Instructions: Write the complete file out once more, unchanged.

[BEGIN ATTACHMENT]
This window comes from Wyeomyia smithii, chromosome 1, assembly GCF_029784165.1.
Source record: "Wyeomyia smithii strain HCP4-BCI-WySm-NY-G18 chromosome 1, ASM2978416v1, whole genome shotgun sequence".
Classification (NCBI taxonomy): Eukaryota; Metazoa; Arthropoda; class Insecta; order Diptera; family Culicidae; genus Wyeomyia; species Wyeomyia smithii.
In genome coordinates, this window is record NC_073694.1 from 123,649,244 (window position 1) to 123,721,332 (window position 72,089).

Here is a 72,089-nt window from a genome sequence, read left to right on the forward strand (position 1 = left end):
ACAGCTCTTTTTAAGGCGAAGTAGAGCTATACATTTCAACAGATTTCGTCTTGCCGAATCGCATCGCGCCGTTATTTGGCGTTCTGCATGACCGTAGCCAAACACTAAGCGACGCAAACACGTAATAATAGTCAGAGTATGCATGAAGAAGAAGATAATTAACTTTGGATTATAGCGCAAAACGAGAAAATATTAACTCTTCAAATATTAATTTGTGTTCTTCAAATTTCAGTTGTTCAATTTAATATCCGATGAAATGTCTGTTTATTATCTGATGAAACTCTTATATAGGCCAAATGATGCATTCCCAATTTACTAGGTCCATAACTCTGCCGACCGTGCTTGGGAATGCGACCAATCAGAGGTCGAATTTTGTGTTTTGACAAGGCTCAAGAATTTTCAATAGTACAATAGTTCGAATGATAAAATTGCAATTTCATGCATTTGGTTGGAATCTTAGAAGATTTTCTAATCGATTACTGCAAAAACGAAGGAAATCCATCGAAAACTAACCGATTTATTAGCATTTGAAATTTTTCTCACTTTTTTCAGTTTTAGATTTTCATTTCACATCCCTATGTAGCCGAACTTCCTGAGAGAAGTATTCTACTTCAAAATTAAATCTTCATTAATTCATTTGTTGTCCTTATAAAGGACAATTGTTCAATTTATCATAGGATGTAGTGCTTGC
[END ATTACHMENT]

This window comes from Wyeomyia smithii, chromosome 1, assembly GCF_029784165.1.
Source record: "Wyeomyia smithii strain HCP4-BCI-WySm-NY-G18 chromosome 1, ASM2978416v1, whole genome shotgun sequence".
Classification (NCBI taxonomy): Eukaryota; Metazoa; Arthropoda; class Insecta; order Diptera; family Culicidae; genus Wyeomyia; species Wyeomyia smithii.
In genome coordinates, this window is record NC_073694.1 from 123,649,244 (window position 1) to 123,721,332 (window position 72,089).

Here is a 72,089-nt window from a genome sequence, read left to right on the forward strand (position 1 = left end):
ACAGCTCTTTTTAAGGCGAAGTAGAGCTATACATTTCAACAGATTTCGTCTTGCCGAATCGCATCGCGCCGTTATTTGGCGTTCTGCATGACCGTAGCCAAACACTAAGCGACGCAAACACGTAATAATAGTCAGAGTATGCATGAAGAAGAAGATAATTAACTTTGGATTATAGCGCAAAACGAGAAAATATTAACTCTTCAAATATTAATTTGTGTTCTTCAAATTTCAGTTGTTCAATTTAATATCCGATGAAATGTCTGTTTATTATCTGATGAAACTCTTATATAGGCCAAATGATGCATTCCCAATTTACTAGGTCCATAACTCTGCCGACCGTGCTTGGGAATGCGACCAATCAGAGGTCGAATTTTGTGTTTTGACAAGGCTCAAGAATTTTCAATAGTACAATAGTTCGAATGATAAAATTGCAATTTCATGCATTTGGTTGGAATCTTAGAAGATTTTCTAATCGATTACTGCAAAAACGAAGGAAATCCATCGAAAACTAACCGATTTATTAGCATTTGAAATTTTTCTCACTTTTTTCAGTTTTAGATTTTCATTTCACATCCCTATGTAGCCGAACTTCCTGAGAGAAGTATTCTACTTCAAAATTAAATCTTCATTAATTCATTTGTTGTCCTTATAAAGGACAATTGTTCAATTTATCATAGGATGTAGTGCTTGC